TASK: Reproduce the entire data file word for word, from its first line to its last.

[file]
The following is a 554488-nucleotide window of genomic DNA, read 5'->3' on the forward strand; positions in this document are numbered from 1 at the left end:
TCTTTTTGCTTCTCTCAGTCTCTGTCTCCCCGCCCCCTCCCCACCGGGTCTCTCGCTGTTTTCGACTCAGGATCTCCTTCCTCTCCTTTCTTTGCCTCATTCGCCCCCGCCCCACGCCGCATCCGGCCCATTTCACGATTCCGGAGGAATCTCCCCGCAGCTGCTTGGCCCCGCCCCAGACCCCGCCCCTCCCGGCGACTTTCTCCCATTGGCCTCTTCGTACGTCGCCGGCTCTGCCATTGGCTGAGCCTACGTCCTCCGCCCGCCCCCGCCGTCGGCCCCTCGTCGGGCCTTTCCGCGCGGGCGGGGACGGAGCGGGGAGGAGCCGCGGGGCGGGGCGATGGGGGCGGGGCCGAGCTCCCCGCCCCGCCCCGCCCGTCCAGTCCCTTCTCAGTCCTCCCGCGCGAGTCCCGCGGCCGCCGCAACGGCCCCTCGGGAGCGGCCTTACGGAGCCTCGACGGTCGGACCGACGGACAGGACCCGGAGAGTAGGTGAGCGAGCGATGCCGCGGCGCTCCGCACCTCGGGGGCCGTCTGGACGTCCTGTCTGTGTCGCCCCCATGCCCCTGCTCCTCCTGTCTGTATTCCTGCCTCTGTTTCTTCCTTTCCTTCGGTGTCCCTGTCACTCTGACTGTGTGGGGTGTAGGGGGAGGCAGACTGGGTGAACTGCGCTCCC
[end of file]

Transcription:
The following is a 554488-nucleotide window of genomic DNA, read 5'->3' on the forward strand; positions in this document are numbered from 1 at the left end:
TCTTTTTGCTTCTCTCAGTCTCTGTCTCCCCGCCCCCTCCCCACCGGGTCTCTCGCTGTTTTCGACTCAGGATCTCCTTCCTCTCCTTTCTTTGCCTCATTCGCCCCCGCCCCACGCCGCATCCGGCCCATTTCACGATTCCGGAGGAATCTCCCCGCAGCTGCTTGGCCCCGCCCCAGACCCCGCCCCTCCCGGCGACTTTCTCCCATTGGCCTCTTCGTACGTCGCCGGCTCTGCCATTGGCTGAGCCTACGTCCTCCGCCCGCCCCCGCCGTCGGCCCCTCGTCGGGCCTTTCCGCGCGGGCGGGGACGGAGCGGGGAGGAGCCGCGGGGCGGGGCGATGGGGGCGGGGCCGAGCTCCCCGCCCCGCCCCGCCCGTCCAGTCCCTTCTCAGTCCTCCCGCGCGAGTCCCGCGGCCGCCGCAACGGCCCCTCGGGAGCGGCCTTACGGAGCCTCGACGGTCGGACCGACGGACAGGACCCGGAGAGTAGGTGAGCGAGCGATGCCGCGGCGCTCCGCACCTCGGGGGCCGTCTGGACGTCCTGTCTGTGTCGCCCCCATGCCCCTGCTCCTCCTGTCTGTATTCCTGCCTCTGTTTCTTCCTTTCCTTCGGTGTCCCTGTCACTCTGACTGTGTGGGGTGTAGGGGGAGGCAGACTGGGTGAACTGCGCTCCC